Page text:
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Laura White

Degree:

MBA

Location:

United States

Industry:

Education

Year:

2018-19

By Laura White

How to apply a growth mindset to your MBA experience

“If the hat factory runs for 6 months, the cycle time is 7 minutes, and there are 800 hats made per day, how many hats are waiting in inventory?”

Every day, I’m confronted with questions like this one: questions that force me to think differently than how I’ve thought before. As a former early childhood teacher, I’m much more comfortable with analysing student learning or keeping 17 three and four year-olds excited about studying bread for six weeks (true story!).

At times, especially when I’m tired, I have felt unsure about my ability to learn certain skills. I believe the Oxford MBA program was anticipating these feelings when they decided to include a growth mindset session in our launch. Developed by Psychologist Carol Dweck, growth mindset is the belief that your most basic abilities can be developed through dedication and hard work. The growth mindset launch speaker, Greg Searle, emphasised being confident and remembering that failure is a key part of learning.

I found Searle’s talk entertaining and inspiring. Nevertheless, I left wondering, “How do I make myself feel confident?” This is especially hard for me in maths, where my aversion comes from a habitual doubt about whether I can become good at it.

However, in these moments of discouragement during the MBA classes, I have had a lot of success drawing on 3 specific strategies to kick fixed mindset thinking to the curb and maintain a growth mindset instead:

1. Keep a portfolio

I once had a student who was very upset with the way her lower-case “e’s” looked when she wrote her name. As a result, she became anxious about writing her name or any other word that included an “e.” Showing her examples of when she wrote her name in the beginning of the year allowed me to point out how much she has learned already from dedication and hard work. Continually revisiting this old work, combined with praising her hard work when she tried to write e’s really helped.

I do the same for myself with skills I struggle with here. I keep all the work I’ve done on the practice exercises so that when I feel discouraged about learning something new, I can go back and see how far I have come. This makes me feel empowered and hopeful about the new challenges I am facing.

2. Get a growth mindset buddy

Since I am fighting a habit of fixed-mindset thinking with respect to maths, it has been hugely helpful for me to have a “growth mindset buddy” who provides me with the positive encouragement I fail to give myself.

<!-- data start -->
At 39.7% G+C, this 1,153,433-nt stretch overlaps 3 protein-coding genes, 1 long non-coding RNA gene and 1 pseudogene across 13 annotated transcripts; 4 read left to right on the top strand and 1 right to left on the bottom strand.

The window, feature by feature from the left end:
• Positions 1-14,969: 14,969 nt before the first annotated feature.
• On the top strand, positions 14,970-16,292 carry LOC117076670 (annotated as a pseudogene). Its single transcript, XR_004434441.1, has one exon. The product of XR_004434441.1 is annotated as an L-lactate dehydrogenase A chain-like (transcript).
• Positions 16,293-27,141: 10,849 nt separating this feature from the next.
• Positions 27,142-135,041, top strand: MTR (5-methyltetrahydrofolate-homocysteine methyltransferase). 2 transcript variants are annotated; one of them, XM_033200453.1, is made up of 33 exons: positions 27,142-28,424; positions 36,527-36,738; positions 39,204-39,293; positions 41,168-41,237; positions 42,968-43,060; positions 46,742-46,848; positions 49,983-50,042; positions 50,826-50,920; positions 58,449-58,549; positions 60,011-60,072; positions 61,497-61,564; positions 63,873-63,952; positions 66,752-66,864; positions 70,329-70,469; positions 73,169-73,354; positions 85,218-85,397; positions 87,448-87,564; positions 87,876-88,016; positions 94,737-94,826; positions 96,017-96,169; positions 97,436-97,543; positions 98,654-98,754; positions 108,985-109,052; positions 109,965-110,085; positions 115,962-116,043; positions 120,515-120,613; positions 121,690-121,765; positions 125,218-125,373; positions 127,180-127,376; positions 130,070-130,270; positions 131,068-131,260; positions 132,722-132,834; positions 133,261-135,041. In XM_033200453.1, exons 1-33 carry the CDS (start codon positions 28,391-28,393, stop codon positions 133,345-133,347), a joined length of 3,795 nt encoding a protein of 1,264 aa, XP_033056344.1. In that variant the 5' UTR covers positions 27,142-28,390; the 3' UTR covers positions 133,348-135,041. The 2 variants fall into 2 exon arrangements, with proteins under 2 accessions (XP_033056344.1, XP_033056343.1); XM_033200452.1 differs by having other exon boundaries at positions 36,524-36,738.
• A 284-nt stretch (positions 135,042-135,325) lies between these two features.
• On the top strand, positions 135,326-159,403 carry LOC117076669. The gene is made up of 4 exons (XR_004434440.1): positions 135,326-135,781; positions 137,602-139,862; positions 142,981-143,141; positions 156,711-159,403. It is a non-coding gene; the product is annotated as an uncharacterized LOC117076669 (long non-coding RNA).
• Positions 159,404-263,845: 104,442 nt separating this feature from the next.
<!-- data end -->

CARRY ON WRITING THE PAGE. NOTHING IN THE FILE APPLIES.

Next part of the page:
I’m fortunate to sit next to someone who is very familiar with the business finance concepts we are learning. Not only does he study with me, he is a great teacher because he gives me growth mindset-oriented feedback. Just as I am starting to think, “I shouldn’t ask this question, it’s too basic, this is clearly out of my league,” my growth mindset buddy says, “Now this problem is really interesting…the maths are simple, what you need to do is teach yourself to think this way and ask these questions…” He also helps me connect the concepts we have learned to see how my hard work has paid-off so far, and he reminds me that he messes up, too, and that he needs practice as well (Shout-out to Jared Bainbridge!)

3. Use WOOP

In such a fast-paced MBA program, making a plan for getting work done is absolutely essential. But a plan for overcoming the obstacles in your head is just as important.

Enter WOOP, a mental strategy to help people meet their goals. There is a lot of great information on the WOOP website, but the key elements of WOOP are:

  • Wish: Make sure you choose a wish that is challenging but can be reached in the next four weeks. Mine: Stay on pace with the business finance content such that if I were to take an exam on the course content during the first exam period, I would be able to do the problems.
  • Outcome: What would be the best possible outcome in four weeks, and how would you feel? For me, I would know the content so well, I’d be able to teach it to others and be able to do any new exercise introduced in the time expected by the professor. I would feel very happy about my hard work and about helping others.
  • Obstacle: What is your main inner obstacle keeping you from achieving your wish? For me, it’s a fixed-mindset bias that I am not good at math, which causes me to be anxious about complex problems involving quantitative data.
  • Plan: What is one, high impact thing you can do to overcome that obstacle? Again, for me, if I start to feel anxious about a complex problem involving quantitative data, then I will take a deep breath and visualise the hard work I’ve done to prepare and the success I had preparing. Then I will read the problem again slowly, underlining key information.

If you take anything away from this blog post, I hope you remember that you are not the only one feeling uncertain with challenging material, and that with dedication and hard work, you truly can master the content. I hope that this blog post will help you maintain a growth mindset during your MBA.

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